Scholar looks at role of evangelicals in 2016 election
Some factions of evangelical Christianity — many of which played an influential role in President Donald Trump’s election — are relying on an outdated version of theological fundamentals, evangelical scholar John Jefferson Davis asserted in a talk on campus on Wednesday.
There are two Protestant narratives in American history, Davis postulated: a liberal, “enlightenment” narrative that places emphasis on scientific achievement and an “Abrahamic” narrative that subscribes largely to traditional biblical law.
While some evangelicals have adapted in the face of modernity and innovation, many still believe that the U.S. was founded as a Christian nation and follow a theistic narrative, said Davis, a professor of Systematic Theology at Gordon-Conwell Theological Seminary in Boston. However, he cautioned attendees, “let’s recognize that Christendom is over.”
Davis then reflected on his own faith, explaining his belief that one individual’s faith should not be forced on others. “My view is that, as an evangelical, it’s not my job to impose my religion or my morality on anybody else, and that my calling is to impose my religious beliefs on myself,” Davis told a group of more than 20 attendees.
He explained that evangelicalism can be broken up into three segments: Evangelicalism 1.0, 2.0 and 3.0. Evangelicalism 2.0, the late 19th- and early 20th-century era of televangelist Billy Graham, was marked by conflict over how to preserve the essential core of the religion in the face of scientific developments — like the Big Bang theory and evolution — that challenged religious fundamentals, he said.
But while evolution is now taught in schools as scientific fact without issue and more progressive forms of evangelicalism have emerged, some remnants of Evangelicalism 2.0 have carried over to the present day, he acknowledged.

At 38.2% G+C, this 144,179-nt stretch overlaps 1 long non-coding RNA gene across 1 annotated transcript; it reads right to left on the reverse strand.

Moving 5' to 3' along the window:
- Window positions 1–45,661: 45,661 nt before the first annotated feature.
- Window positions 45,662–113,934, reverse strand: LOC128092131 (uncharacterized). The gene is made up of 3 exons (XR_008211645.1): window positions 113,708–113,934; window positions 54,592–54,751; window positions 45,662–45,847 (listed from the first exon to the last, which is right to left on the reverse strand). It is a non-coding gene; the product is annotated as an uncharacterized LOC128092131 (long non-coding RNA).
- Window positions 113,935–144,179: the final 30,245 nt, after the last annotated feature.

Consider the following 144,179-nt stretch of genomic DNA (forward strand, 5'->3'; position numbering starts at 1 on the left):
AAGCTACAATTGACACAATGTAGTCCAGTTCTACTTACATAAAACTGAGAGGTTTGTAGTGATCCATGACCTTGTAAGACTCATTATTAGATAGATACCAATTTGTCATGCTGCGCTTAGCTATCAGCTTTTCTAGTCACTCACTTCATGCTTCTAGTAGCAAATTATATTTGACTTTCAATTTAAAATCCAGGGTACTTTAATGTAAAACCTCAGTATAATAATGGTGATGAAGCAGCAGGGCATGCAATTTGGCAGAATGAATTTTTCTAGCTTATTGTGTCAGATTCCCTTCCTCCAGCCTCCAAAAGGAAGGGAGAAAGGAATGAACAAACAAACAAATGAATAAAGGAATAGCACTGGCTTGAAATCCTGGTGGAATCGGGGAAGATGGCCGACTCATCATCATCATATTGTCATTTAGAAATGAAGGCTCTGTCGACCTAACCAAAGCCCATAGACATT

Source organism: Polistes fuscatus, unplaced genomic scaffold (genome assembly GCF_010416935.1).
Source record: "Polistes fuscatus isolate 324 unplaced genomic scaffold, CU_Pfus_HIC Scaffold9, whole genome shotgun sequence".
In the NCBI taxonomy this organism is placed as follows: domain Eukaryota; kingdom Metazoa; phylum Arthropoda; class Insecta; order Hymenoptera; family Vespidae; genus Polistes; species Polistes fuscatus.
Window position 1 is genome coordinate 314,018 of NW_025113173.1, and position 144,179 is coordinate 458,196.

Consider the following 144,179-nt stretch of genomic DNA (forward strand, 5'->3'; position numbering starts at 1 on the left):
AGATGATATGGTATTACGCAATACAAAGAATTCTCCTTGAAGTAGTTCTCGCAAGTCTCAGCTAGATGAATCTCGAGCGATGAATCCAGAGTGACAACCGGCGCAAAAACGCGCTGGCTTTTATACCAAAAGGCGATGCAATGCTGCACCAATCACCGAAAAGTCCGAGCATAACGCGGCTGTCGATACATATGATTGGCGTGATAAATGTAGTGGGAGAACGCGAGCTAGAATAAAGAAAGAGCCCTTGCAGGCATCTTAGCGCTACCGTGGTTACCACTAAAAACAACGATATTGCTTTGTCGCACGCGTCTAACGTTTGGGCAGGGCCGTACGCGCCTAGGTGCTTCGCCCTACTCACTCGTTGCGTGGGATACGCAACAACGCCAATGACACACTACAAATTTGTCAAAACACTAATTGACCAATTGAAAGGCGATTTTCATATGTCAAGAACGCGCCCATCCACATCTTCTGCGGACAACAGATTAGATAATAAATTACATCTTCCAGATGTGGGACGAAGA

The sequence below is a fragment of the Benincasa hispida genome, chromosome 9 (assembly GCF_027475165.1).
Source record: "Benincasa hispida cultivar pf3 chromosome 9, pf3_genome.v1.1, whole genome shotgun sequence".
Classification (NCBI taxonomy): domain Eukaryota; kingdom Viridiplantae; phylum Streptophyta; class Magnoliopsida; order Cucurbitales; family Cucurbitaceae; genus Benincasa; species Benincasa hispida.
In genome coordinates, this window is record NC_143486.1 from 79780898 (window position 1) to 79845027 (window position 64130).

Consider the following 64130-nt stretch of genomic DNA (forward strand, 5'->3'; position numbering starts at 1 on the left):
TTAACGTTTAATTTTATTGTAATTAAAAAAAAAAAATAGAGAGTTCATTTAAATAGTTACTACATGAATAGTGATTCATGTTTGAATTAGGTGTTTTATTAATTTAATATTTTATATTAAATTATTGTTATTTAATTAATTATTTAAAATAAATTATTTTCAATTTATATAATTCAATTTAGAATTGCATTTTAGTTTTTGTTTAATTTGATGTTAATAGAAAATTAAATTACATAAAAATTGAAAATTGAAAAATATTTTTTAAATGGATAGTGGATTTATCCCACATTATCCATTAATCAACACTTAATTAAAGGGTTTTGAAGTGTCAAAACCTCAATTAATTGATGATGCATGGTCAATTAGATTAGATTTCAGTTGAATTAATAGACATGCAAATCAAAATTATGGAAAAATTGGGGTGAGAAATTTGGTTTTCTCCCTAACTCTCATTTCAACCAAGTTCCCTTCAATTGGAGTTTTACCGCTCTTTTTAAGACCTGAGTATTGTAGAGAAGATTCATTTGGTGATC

Feeling nostalgia for a Christian-majority or perceived “lost America,” some evangelicals “misguidedly” turned out for Trump during the 2016 election, Davis argued. According to a Nov. 9 Washington Post article, white evangelical voters turned out overwhelmingly for Trump, with around 80 percent voting for the new president.
“I personally think this election is a disaster,” he said, adding that he did not view Trump’s success as a win for evangelicalism. “I view it with apprehension. … We’re in a bad place.”
Moving forward, however, evangelicals must revitalize and reform tradition in the face of modernity to become a better-understood and more inclusive faith, said Davis.
Evangelicalism “has been a series of attempts to reform, renew or revitalize existing traditions, especially in the face of modernity,” he said.
Davis stated that evangelicals were largely “missing in action” during the 1960s Civil Rights Movement and emphasized full inclusion of people of color as the future of modern Evangelicalism 3.0. Additionally, incorporation of female church leaders should be at the top of the agenda, he said, noting that most church leaders have historically been men.
“I think there’s a time for some house cleaning in my tradition in order to get back to what I think is more important,” he concluded.
Davis, who chairs the Division of Christian Thought at Gordon-Conwell, was raised in Christian Science and converted to Evangelicalism while studying at Duke University. Davis has notably argued for Christian egalitarianism, the practice of ordaining women as ministers. His lecture was sponsored by the Kraft-Hiatt Fund, the Program in Religious Studies and the Brandeis Chaplaincy.